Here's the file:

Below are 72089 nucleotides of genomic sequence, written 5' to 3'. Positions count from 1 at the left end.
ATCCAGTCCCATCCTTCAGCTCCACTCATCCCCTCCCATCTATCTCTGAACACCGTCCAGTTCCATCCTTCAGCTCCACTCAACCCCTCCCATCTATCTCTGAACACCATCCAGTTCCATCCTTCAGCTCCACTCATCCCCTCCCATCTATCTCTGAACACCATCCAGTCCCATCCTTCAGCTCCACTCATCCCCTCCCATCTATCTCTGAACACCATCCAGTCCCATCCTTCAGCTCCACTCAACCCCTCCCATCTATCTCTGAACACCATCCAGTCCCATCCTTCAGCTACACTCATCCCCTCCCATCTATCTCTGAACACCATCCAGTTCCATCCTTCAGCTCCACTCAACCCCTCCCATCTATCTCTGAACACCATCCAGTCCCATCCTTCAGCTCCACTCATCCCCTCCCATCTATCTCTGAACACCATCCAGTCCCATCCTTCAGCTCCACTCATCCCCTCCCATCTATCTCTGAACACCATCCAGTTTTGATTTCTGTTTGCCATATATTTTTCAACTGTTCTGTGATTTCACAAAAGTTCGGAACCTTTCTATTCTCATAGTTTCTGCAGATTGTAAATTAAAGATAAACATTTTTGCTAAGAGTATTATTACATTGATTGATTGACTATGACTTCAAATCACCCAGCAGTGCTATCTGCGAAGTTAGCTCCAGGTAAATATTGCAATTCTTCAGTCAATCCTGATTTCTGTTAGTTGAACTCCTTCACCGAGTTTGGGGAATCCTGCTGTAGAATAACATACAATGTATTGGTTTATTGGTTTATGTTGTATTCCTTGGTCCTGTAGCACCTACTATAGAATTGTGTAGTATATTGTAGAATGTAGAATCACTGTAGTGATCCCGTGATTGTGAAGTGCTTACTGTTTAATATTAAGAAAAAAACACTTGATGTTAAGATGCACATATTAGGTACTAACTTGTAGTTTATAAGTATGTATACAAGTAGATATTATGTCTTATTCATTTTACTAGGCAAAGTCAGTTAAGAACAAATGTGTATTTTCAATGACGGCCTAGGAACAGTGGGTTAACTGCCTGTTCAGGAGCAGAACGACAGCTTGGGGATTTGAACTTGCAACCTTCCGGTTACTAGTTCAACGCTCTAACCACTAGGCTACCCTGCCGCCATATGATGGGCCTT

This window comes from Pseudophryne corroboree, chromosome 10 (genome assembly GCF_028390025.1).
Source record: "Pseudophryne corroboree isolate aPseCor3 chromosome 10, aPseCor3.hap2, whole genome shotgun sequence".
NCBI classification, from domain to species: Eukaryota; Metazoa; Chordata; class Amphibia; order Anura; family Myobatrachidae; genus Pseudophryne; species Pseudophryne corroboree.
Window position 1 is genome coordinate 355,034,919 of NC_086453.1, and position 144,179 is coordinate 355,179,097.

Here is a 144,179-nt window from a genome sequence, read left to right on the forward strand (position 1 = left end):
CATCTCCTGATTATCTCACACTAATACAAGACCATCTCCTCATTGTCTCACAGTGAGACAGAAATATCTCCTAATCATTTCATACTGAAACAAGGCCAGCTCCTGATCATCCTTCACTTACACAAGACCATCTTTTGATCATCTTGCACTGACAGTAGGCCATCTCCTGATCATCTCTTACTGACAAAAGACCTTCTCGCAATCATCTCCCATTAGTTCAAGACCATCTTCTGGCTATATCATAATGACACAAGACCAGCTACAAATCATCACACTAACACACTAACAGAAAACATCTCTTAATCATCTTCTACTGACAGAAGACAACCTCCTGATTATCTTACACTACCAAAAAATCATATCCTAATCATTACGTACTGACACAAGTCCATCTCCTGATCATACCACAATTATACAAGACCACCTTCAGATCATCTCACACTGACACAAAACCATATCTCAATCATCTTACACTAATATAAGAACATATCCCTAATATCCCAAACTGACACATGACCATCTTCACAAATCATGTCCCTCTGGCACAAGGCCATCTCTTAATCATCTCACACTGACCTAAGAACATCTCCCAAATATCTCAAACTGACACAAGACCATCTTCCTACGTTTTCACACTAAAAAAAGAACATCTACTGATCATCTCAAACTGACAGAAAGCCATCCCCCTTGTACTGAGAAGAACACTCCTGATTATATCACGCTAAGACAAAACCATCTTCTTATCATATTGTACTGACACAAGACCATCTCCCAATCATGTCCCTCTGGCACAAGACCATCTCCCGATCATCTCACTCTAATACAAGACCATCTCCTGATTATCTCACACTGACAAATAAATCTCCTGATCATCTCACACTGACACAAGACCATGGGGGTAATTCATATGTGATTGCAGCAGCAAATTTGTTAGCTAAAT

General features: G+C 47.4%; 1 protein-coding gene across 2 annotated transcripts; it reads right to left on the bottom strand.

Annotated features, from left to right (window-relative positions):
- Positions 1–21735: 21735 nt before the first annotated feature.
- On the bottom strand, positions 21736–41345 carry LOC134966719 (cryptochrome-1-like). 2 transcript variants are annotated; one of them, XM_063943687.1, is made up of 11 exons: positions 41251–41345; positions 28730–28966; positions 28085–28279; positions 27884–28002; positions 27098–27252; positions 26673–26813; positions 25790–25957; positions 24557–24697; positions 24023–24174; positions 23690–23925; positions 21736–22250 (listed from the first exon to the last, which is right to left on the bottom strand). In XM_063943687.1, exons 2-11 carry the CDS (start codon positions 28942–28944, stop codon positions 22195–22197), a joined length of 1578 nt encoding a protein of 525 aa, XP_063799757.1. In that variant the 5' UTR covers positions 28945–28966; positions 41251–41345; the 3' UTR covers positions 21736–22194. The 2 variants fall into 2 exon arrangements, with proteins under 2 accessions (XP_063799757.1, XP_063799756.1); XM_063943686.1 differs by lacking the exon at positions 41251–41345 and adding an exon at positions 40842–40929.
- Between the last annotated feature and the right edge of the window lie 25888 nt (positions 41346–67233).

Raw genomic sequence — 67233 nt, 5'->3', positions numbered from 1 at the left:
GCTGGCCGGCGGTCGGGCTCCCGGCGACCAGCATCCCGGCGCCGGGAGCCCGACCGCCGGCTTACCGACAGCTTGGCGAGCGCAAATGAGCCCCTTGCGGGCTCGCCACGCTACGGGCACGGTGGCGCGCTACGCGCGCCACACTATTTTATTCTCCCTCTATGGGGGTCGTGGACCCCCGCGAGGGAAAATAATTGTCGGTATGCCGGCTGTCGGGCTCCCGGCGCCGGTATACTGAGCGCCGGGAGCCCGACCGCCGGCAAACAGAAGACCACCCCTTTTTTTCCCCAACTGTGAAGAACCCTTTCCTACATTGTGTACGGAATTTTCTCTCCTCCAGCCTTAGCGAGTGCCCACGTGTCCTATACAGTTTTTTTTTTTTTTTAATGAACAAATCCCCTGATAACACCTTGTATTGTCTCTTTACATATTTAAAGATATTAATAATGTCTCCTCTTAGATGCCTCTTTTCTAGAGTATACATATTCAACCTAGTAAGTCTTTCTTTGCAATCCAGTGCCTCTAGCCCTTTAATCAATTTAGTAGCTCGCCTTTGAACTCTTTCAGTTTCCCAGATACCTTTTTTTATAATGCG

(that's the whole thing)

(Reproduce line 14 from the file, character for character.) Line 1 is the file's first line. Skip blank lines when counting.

Raw genomic sequence — 67233 nt, 5'->3', positions numbered from 1 at the left: